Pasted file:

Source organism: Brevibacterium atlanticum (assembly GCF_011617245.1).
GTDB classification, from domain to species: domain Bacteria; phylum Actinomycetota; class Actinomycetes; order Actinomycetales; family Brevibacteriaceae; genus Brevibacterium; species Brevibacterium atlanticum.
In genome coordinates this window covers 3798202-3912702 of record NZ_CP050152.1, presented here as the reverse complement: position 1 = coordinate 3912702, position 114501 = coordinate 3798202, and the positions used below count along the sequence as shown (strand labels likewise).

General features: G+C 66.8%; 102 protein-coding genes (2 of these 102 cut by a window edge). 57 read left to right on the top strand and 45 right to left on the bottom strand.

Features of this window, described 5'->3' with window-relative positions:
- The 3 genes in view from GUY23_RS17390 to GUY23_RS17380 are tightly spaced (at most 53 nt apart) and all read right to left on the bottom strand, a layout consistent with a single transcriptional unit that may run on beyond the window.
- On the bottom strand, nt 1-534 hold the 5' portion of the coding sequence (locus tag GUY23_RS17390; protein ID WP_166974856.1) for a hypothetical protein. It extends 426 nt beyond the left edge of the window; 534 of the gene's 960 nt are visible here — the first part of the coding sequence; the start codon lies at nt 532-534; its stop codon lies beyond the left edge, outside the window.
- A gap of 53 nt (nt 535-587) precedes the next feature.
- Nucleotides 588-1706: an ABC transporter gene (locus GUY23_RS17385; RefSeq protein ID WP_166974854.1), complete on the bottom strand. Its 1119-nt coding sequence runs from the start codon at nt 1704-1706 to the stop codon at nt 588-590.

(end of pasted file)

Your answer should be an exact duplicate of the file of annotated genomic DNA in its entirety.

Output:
Source organism: Brevibacterium atlanticum (assembly GCF_011617245.1).
GTDB classification, from domain to species: domain Bacteria; phylum Actinomycetota; class Actinomycetes; order Actinomycetales; family Brevibacteriaceae; genus Brevibacterium; species Brevibacterium atlanticum.
In genome coordinates this window covers 3798202-3912702 of record NZ_CP050152.1, presented here as the reverse complement: position 1 = coordinate 3912702, position 114501 = coordinate 3798202, and the positions used below count along the sequence as shown (strand labels likewise).

General features: G+C 66.8%; 102 protein-coding genes (2 of these 102 cut by a window edge). 57 read left to right on the top strand and 45 right to left on the bottom strand.

Features of this window, described 5'->3' with window-relative positions:
- The 3 genes in view from GUY23_RS17390 to GUY23_RS17380 are tightly spaced (at most 53 nt apart) and all read right to left on the bottom strand, a layout consistent with a single transcriptional unit that may run on beyond the window.
- On the bottom strand, nt 1-534 hold the 5' portion of the coding sequence (locus tag GUY23_RS17390; protein ID WP_166974856.1) for a hypothetical protein. It extends 426 nt beyond the left edge of the window; 534 of the gene's 960 nt are visible here — the first part of the coding sequence; the start codon lies at nt 532-534; its stop codon lies beyond the left edge, outside the window.
- A gap of 53 nt (nt 535-587) precedes the next feature.
- Nucleotides 588-1706: an ABC transporter gene (locus GUY23_RS17385; RefSeq protein ID WP_166974854.1), complete on the bottom strand. Its 1119-nt coding sequence runs from the start codon at nt 1704-1706 to the stop codon at nt 588-590.